STARR: Pressuring Chinese President Xi to use his influence with Kim. But that appears to have changed. The Trump administration issued new sanctions against a Chinese bank for allegedly helping North Korea, then hours later announced a massive U.S. arms sale to Taiwan, which China views as a renegade province. Beijing is furious.

LU KANG, SPOKESMAN, CHINESE FOREIGN MINISTRY (through translator): The U.S. arms sale to Taiwan has seriously violated international law and basic principles of international relations.

STARR: With diplomacy uncertain, U.S. military options for North Korea have recently been updated.

H.R. MCMASTER, NATIONAL SECURITY ADVISER: The threat is much more immediate now. The president has directed us to prepare a range of options including a military option, which nobody wants to take.

STARR: But a U.S. military strike could trigger catastrophe.

SAMANTHA VINOGRAD, FORMER SENIOR ADVISER TO FORMER NATIONAL SECURITY ADVISER TOM DONILON: , I think, that if U.S. chose to strike North Korea in any way, we would most likely see an immediate North Korean response.

That could take different forms. It could be a counterattack on South Korea. It could be another cyber-attack. And Kim Jong-un, feeling as emboldened as he does, would likely react in a very strong way.

STARR: And a North Korean counterattack could have a massive human toll, millions of South Koreans and 28,000 U.S. troops and their families at risk -- Barbara Starr, CNN, the Pentagon.


HOWELL: Barbara, thank you.

Now to Hong Kong. Thousands of pro-democracy protesters there are marching; the annual protest just hours after China's national flag was raised over Hong Kong, marking 20 years since the end of British colonial rule. The Chinese President Xi Jinping visited for the occasion but has now left Hong Kong.

ALLEN: But before he departed, he warned against challenging China's authority, saying it will not be tolerated. Mr. Xi also swore in Hong Kong's first female leader, Carrie Lam. She called for unity.

But there were clashes earlier Saturday as police and pro-China demonstrators scuffled with pro-democracy protesters.

HOWELL: Let's crossover straight to Hong Kong. Our senior international correspondent Ivan Watson is live, there where protesters have gathered.

Ivan, good to have you with us this hour. So very direct words from the Chinese president.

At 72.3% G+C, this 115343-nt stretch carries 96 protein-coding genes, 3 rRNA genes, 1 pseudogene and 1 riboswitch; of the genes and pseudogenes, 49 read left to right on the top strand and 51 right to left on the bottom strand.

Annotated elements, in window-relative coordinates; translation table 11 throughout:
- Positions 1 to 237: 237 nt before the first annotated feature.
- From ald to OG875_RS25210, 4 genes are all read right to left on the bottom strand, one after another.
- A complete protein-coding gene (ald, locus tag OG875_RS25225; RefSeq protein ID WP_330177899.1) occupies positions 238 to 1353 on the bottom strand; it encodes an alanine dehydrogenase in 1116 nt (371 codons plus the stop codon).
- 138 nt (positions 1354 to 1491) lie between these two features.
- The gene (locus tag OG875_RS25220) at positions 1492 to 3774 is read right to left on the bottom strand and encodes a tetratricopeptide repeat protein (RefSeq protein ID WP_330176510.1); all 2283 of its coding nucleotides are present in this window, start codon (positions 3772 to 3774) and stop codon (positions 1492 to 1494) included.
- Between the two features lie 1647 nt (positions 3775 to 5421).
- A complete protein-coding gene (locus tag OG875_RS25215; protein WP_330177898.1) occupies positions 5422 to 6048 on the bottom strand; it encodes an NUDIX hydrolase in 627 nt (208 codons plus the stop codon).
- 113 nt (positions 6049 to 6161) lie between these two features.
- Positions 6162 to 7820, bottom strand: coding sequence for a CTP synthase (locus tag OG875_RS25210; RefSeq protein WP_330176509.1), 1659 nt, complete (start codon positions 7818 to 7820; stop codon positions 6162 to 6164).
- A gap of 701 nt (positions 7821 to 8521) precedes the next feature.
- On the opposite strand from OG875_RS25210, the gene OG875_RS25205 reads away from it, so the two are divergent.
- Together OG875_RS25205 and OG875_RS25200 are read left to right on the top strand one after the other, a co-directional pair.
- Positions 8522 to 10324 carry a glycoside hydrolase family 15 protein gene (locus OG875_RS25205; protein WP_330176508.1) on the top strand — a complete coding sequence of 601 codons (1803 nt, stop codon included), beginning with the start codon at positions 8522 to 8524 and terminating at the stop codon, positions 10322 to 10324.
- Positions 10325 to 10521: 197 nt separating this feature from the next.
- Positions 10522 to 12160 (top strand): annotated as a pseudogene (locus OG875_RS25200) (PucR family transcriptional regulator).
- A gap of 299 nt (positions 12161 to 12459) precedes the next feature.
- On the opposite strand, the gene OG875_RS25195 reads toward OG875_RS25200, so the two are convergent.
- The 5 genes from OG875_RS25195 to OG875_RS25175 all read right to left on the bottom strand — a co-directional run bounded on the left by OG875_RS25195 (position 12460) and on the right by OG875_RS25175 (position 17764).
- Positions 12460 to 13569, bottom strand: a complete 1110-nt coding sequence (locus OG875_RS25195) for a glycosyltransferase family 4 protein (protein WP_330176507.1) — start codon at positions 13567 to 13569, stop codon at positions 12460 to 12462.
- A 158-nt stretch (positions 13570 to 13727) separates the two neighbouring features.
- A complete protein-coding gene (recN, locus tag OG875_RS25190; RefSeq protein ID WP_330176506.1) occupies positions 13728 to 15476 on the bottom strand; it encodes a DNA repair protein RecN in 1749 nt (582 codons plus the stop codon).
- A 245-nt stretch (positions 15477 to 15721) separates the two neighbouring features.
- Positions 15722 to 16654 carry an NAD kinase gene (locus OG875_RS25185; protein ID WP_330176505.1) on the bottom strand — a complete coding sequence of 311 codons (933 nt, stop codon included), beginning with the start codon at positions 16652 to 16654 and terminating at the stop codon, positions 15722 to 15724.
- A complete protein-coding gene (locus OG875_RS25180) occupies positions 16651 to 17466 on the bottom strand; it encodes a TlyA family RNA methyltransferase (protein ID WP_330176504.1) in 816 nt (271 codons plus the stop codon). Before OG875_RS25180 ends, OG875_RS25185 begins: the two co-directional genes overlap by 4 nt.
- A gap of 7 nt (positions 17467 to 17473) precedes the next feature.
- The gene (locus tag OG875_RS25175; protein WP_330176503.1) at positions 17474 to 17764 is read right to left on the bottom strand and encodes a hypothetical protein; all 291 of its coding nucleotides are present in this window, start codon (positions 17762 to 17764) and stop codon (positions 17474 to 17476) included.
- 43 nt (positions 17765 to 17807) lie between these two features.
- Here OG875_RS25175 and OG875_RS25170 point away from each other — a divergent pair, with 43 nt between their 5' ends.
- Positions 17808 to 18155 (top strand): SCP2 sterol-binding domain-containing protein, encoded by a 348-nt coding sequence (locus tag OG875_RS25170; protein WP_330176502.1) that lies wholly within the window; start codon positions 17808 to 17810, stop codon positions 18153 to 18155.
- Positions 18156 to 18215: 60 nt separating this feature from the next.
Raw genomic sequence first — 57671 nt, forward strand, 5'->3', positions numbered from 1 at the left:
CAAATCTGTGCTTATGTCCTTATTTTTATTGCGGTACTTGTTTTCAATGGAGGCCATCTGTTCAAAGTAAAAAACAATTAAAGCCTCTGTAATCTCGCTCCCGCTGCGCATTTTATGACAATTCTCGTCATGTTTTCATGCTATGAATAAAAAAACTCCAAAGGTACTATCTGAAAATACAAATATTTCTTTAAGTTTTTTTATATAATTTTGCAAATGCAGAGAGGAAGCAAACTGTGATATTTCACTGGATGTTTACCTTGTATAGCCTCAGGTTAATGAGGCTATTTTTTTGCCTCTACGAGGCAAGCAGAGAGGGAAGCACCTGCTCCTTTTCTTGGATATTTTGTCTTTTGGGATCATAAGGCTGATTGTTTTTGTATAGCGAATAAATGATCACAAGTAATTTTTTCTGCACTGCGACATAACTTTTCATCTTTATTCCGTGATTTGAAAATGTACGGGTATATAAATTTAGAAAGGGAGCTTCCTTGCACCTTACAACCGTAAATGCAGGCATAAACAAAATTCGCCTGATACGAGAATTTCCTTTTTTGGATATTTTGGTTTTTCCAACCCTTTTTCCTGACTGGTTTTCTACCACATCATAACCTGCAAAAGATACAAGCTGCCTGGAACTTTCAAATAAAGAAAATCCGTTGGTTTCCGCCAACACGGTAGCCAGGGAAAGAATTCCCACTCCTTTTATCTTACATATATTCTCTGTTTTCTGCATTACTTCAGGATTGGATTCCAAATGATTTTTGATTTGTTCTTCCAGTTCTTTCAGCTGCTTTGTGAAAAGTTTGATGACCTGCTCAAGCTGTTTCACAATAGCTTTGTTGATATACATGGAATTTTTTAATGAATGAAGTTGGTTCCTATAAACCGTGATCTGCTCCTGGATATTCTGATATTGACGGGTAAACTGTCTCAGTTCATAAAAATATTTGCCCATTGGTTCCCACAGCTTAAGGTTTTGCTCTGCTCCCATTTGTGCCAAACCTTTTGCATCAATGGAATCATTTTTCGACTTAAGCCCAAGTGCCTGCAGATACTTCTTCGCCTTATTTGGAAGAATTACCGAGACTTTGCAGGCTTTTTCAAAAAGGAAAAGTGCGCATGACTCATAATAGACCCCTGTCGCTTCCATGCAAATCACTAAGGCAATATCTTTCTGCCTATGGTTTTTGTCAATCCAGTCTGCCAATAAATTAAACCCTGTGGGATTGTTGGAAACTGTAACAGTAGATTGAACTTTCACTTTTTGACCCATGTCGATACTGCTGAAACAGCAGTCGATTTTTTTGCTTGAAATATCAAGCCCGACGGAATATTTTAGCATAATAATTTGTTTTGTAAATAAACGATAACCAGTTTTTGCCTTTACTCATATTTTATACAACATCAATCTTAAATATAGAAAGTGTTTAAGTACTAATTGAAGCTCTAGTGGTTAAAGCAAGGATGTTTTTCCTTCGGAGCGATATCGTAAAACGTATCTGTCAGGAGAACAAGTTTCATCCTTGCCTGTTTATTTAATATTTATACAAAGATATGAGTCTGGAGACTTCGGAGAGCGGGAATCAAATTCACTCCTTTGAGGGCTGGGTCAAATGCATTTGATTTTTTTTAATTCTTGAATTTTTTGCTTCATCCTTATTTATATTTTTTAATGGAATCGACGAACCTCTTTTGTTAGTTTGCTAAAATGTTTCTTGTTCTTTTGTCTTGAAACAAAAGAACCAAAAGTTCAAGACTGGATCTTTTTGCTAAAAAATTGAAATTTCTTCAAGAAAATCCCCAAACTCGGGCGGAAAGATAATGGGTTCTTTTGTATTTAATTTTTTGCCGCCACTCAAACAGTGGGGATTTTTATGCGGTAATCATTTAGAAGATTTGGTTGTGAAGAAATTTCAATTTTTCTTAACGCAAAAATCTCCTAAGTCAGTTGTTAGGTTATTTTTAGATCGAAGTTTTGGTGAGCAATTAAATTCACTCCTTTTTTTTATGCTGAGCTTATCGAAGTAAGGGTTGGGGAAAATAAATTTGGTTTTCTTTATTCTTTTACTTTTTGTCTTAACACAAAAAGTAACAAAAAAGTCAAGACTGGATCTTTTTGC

How is that message being perceived there on the ground, where protesters typically do there in Hong Kong?

IVAN WATSON, CNN SENIOR INTERNATIONAL CORRESPONDENT: Well, I think the people here are showing their opposition to that kind of statement in this uniquely Hong Kong tradition, the annual pro-democracy march every year on the anniversary of the handover from British rule to Chinese central government rule.

You won't see this, George, in any other city in China and it's a diversity of political opinion. For example, labor unionists dressed as zombies, as you can see, complaining about long working hours.

And we'll go back through here. You have somebody showing the arrest and the jailing of the Chinese dissident and Nobel Peace Prize winner, Liu Xiaobo, who was partially released from prison after years because he's suffering from cancer but not being allowed to leave the country for cancer treatment.

So, again, this is a unique Hong Kong tradition because, unlike the rest of China, Hong Kong allows opposition political parties and freedom of the press and expression; whereas, China has one party, Communist Party rule. And one of the main themes among these diverse activists, who have come out here --


WATSON: -- is a concern that 20 years after the handover from Britain to China, that democratic freedoms are eroding here and that China is gradually tightening its grip over this city. Now the Chinese leader, Xi Jinping, he made his first visit as leader

of China to Hong Kong. And he said this city is more free and more democratic than ever. But he made clear that there are limits to that freedom.

Take a listen to an excerpt of his speech today.